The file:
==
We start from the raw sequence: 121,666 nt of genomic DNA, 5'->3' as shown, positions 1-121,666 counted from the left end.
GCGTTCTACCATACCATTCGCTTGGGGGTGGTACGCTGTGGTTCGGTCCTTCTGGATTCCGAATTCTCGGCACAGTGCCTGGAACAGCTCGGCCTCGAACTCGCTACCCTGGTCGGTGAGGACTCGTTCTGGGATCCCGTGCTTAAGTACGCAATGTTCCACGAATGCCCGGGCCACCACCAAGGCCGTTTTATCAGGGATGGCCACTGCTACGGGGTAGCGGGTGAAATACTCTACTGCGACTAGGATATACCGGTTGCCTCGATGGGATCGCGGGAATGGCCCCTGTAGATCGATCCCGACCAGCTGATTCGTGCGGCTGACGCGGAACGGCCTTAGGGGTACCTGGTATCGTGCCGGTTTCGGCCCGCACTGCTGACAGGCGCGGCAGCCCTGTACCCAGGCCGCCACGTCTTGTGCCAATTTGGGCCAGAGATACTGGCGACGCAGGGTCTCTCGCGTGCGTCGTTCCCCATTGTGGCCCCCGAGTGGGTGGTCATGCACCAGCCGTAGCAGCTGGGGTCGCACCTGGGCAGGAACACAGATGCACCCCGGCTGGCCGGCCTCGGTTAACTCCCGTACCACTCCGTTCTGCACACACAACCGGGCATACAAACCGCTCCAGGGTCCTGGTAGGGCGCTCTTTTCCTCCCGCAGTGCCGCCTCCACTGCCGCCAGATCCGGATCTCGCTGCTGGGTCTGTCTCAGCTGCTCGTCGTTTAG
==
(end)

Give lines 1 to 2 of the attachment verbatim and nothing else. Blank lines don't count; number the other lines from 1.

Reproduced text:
We start from the raw sequence: 121,666 nt of genomic DNA, 5'->3' as shown, positions 1-121,666 counted from the left end.
GCGTTCTACCATACCATTCGCTTGGGGGTGGTACGCTGTGGTTCGGTCCTTCTGGATTCCGAATTCTCGGCACAGTGCCTGGAACAGCTCGGCCTCGAACTCGCTACCCTGGTCGGTGAGGACTCGTTCTGGGATCCCGTGCTTAAGTACGCAATGTTCCACGAATGCCCGGGCCACCACCAAGGCCGTTTTATCAGGGATGGCCACTGCTACGGGGTAGCGGGTGAAATACTCTACTGCGACTAGGATATACCGGTTGCCTCGATGGGATCGCGGGAATGGCCCCTGTAGATCGATCCCGACCAGCTGATTCGTGCGGCTGACGCGGAACGGCCTTAGGGGTACCTGGTATCGTGCCGGTTTCGGCCCGCACTGCTGACAGGCGCGGCAGCCCTGTACCCAGGCCGCCACGTCTTGTGCCAATTTGGGCCAGAGATACTGGCGACGCAGGGTCTCTCGCGTGCGTCGTTCCCCATTGTGGCCCCCGAGTGGGTGGTCATGCACCAGCCGTAGCAGCTGGGGTCGCACCTGGGCAGGAACACAGATGCACCCCGGCTGGCCGGCCTCGGTTAACTCCCGTACCACTCCGTTCTGCACACACAACCGGGCATACAAACCGCTCCAGGGTCCTGGTAGGGCGCTCTTTTCCTCCCGCAGTGCCGCCTCCACTGCCGCCAGATCCGGATCTCGCTGCTGGGTCTGTCTCAGCTGCTCGTCGTTTAG